A political sponsorship opportunity pitched to at least one microblogger on an influencer marketing platform is causing discussions about where influencers should draw the line when it comes to paid promotions.
On Friday, 23-year-old fashion and lifestyle blogger Amanda Johnson was matched with a campaign, that's since been removed, that would pay her to post her support for 2020 presidential candidate Cory Booker.
The offer was first posted to the site AspireIQ, a large database that connects brands with sponsorship opportunities to influencers. To use the platform, the brand posts the requirements of their ad. If the user or influencer is interested in the paid deal, they can submit their rate to the company.
The campaign was removed following the publishing of this story. A rep for AspireIQ told BuzzFeed News on Tuesday that they "reviewed this campaign with [their] campaign team and removed it from the platform."
Johnson, who runs a small but growing blog and Instagram account called Sequins and Sales, told BuzzFeed News she was "intrigued" by the campaign, but something about it also felt "off" and ethically "iffy."
"I was intrigued…I didn’t know how to feel about it at first," Johnson said. "But it felt off to me originally because it doesn’t seem like something politicians maybe should use."
"My thing is there are already a lot of influencers who aren’t disclosing their partnerships, even though the FTC requires them to. And now they won't be disclosing partnerships [with politicians] and it’s even more iffy to me."
The campaign, which was titled "United We Win: Keep Cory Booker in the Fight," offered potential collaborators the chance to share a post on various social media channels in exchange for payment. The post asked them to tell their supporters to "keep Cory in the fight with a small donation."
Cory Booker's election team denied that they were directly associated with the social media campaign, as Democratic Super PAC United We Win later confirmed to BuzzFeed News that they created the spon.
"This is nothing to do with our campaign and this isn't a tactic our campaign employs," told BuzzFeed News in a statement on Monday.
On Tuesday, a spokesperson for the Super PAC said this campaign strategy will "engage dedicated grassroots supporters online" and that influencers will be compensated similarly to how individual canvassers are.
"Our organization is committed to using emerging digital tools to independently promote Cory Booker's candidacy because we believe that he is the best choice to beat Donald Trump and unite our country," said spokesperson Philip Swibinski.
"This is simply another way to engage dedicated grassroots supporters online, and those supporters will be compensated for their time in the same way that more traditional campaign efforts like canvassing are also often compensated."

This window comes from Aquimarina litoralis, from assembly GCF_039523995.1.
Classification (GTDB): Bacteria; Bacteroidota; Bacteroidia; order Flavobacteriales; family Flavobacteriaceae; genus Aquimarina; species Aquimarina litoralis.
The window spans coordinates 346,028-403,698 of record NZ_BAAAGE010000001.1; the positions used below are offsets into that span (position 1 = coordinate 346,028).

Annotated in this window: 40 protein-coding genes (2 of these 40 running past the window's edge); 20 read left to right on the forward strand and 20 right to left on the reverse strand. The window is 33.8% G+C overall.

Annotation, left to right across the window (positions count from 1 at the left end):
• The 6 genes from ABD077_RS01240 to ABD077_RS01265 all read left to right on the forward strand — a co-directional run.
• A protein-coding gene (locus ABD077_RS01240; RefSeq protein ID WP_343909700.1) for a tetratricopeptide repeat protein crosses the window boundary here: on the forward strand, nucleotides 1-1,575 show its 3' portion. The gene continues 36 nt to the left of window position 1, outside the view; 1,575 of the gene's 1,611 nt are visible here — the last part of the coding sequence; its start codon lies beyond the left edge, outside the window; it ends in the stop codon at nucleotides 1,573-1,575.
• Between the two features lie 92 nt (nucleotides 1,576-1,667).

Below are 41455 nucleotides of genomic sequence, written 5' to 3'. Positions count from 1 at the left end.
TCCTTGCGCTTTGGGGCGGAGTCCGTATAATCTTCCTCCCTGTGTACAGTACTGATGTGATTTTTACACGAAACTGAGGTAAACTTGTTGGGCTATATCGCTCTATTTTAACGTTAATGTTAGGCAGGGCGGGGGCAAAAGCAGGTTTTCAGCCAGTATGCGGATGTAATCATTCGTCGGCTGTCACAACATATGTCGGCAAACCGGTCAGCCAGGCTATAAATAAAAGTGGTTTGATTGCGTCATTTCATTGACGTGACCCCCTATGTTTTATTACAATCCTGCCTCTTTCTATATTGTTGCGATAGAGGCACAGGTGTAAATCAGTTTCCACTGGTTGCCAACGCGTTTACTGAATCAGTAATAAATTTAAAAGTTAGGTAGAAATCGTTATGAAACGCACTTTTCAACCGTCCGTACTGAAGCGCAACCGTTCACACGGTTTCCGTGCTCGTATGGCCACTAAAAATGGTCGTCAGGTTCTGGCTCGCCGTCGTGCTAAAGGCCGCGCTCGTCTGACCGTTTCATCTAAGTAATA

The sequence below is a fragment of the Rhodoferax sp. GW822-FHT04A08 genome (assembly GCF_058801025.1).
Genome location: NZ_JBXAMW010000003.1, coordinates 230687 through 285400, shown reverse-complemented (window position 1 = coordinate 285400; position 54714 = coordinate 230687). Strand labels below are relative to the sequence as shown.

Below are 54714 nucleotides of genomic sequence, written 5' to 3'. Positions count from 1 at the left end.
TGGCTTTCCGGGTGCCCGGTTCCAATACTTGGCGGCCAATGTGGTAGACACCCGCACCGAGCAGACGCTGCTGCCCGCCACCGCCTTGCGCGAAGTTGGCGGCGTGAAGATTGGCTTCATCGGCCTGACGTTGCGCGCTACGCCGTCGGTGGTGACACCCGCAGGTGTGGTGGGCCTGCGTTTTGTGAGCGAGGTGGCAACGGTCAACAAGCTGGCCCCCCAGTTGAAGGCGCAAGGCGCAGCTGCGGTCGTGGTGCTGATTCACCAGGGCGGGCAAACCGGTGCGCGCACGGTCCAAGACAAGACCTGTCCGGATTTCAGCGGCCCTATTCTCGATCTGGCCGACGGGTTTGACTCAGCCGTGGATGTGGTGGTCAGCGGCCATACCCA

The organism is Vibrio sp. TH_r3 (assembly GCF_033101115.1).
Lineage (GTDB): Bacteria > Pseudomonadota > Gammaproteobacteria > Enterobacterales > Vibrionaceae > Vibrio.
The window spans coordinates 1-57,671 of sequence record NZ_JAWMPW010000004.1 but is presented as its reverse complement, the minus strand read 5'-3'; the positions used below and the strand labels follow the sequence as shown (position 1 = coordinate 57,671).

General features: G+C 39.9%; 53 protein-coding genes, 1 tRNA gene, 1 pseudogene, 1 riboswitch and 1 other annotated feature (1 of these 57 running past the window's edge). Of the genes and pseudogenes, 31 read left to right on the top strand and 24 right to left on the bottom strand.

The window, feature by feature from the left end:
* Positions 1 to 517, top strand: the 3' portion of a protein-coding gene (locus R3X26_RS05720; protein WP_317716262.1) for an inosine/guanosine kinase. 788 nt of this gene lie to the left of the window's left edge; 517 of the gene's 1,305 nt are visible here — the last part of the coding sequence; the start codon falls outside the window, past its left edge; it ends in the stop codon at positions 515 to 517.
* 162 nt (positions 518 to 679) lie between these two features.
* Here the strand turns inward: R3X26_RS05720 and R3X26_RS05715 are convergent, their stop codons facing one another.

Online, and among blogger and influencer circles, there has been a lot of chatter about the implications of a political endorsement deal like this one.
Johnson provided BuzzFeed News with screenshots of numerous ongoing conversations she's had and observed in private Facebook groups she's in. The members range from private users with small personal accounts to those with growing pages and to micro-celebrities with large followings.
It was a mixed bag of reactions.
Some, like Johnson, immediately were put off by it. They felt politics, like religion, are off-limits for paid ads.
"It comes down to impact," Johnson said. "If someone tries a face cream, it’s like $20. If they vote for this person and they don’t even know what they stand for, and now this person becomes president, and now they’re being elected off of 'Oh, they told me to vote for this person, that’s why...' That’s why it doesn’t make me feel good."
"The impact of this is much greater than just a product," she added.
Other content creators worried it would polarize their followers. They said doing so wouldn't be worth losing their audience and engagements.
"I don't post anything political on my Instagram. You could potentially be alienating 50% of your audience," said one user. "I don't think it's worth losing followers (or even brand collabs) because you shared your political views."
Johnson, however, thinks allowing and publishing political endorsements by influencers is entering murky territory.
For one, she said she worries influencers wouldn't disclose that their presidential endorsements were #ads, because she knows influencers who don't properly disclose their ads.
"I personally only work with companies that I'm really excited about, or that I've used their products. Not all influencers are like that," she said. "I feel like even having payments is enticing for people who don't take campaigns that they think are reputable."
However, among these private Facebook groups are those who have no moral quandary about it.
"If you're already vocal about politics and your candidate support then why not do that with your business?" one person asked. "Plus, if you're worried about blogger influence on the election shouldn't that be the energy towards every endorsement ever?"
This post has been updated with confirmation that Democratic Super PAC United We Win is behind the campaign.